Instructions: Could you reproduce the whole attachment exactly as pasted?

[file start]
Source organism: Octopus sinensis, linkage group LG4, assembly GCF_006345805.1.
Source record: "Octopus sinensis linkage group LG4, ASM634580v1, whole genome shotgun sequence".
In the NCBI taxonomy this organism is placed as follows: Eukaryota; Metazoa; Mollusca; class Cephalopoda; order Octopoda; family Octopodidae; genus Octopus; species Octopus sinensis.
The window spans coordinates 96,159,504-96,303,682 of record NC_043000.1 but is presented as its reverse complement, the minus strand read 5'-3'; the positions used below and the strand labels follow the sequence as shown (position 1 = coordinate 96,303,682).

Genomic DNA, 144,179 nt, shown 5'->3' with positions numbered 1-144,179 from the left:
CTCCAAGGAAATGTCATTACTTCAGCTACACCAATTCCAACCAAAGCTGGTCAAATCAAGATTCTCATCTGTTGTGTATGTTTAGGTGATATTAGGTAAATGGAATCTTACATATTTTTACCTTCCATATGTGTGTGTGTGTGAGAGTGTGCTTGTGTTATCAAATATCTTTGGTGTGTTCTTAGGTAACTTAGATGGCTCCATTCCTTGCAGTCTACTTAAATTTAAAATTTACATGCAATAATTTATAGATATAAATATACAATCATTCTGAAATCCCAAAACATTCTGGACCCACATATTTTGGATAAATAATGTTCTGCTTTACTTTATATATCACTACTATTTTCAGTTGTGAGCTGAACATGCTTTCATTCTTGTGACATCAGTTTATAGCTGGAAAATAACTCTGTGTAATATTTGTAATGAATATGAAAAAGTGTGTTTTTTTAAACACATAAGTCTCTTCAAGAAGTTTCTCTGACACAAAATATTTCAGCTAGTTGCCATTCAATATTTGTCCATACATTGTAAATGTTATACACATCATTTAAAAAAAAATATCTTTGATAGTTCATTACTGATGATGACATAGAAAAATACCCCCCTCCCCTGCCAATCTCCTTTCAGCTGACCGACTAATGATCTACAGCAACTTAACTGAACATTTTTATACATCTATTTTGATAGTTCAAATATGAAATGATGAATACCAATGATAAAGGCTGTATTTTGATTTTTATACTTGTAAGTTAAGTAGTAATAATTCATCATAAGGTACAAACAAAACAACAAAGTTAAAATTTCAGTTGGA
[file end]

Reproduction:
Source organism: Octopus sinensis, linkage group LG4, assembly GCF_006345805.1.
Source record: "Octopus sinensis linkage group LG4, ASM634580v1, whole genome shotgun sequence".
In the NCBI taxonomy this organism is placed as follows: Eukaryota; Metazoa; Mollusca; class Cephalopoda; order Octopoda; family Octopodidae; genus Octopus; species Octopus sinensis.
The window spans coordinates 96,159,504-96,303,682 of record NC_043000.1 but is presented as its reverse complement, the minus strand read 5'-3'; the positions used below and the strand labels follow the sequence as shown (position 1 = coordinate 96,303,682).

Genomic DNA, 144,179 nt, shown 5'->3' with positions numbered 1-144,179 from the left:
CTCCAAGGAAATGTCATTACTTCAGCTACACCAATTCCAACCAAAGCTGGTCAAATCAAGATTCTCATCTGTTGTGTATGTTTAGGTGATATTAGGTAAATGGAATCTTACATATTTTTACCTTCCATATGTGTGTGTGTGTGAGAGTGTGCTTGTGTTATCAAATATCTTTGGTGTGTTCTTAGGTAACTTAGATGGCTCCATTCCTTGCAGTCTACTTAAATTTAAAATTTACATGCAATAATTTATAGATATAAATATACAATCATTCTGAAATCCCAAAACATTCTGGACCCACATATTTTGGATAAATAATGTTCTGCTTTACTTTATATATCACTACTATTTTCAGTTGTGAGCTGAACATGCTTTCATTCTTGTGACATCAGTTTATAGCTGGAAAATAACTCTGTGTAATATTTGTAATGAATATGAAAAAGTGTGTTTTTTTAAACACATAAGTCTCTTCAAGAAGTTTCTCTGACACAAAATATTTCAGCTAGTTGCCATTCAATATTTGTCCATACATTGTAAATGTTATACACATCATTTAAAAAAAAATATCTTTGATAGTTCATTACTGATGATGACATAGAAAAATACCCCCCTCCCCTGCCAATCTCCTTTCAGCTGACCGACTAATGATCTACAGCAACTTAACTGAACATTTTTATACATCTATTTTGATAGTTCAAATATGAAATGATGAATACCAATGATAAAGGCTGTATTTTGATTTTTATACTTGTAAGTTAAGTAGTAATAATTCATCATAAGGTACAAACAAAACAACAAAGTTAAAATTTCAGTTGGA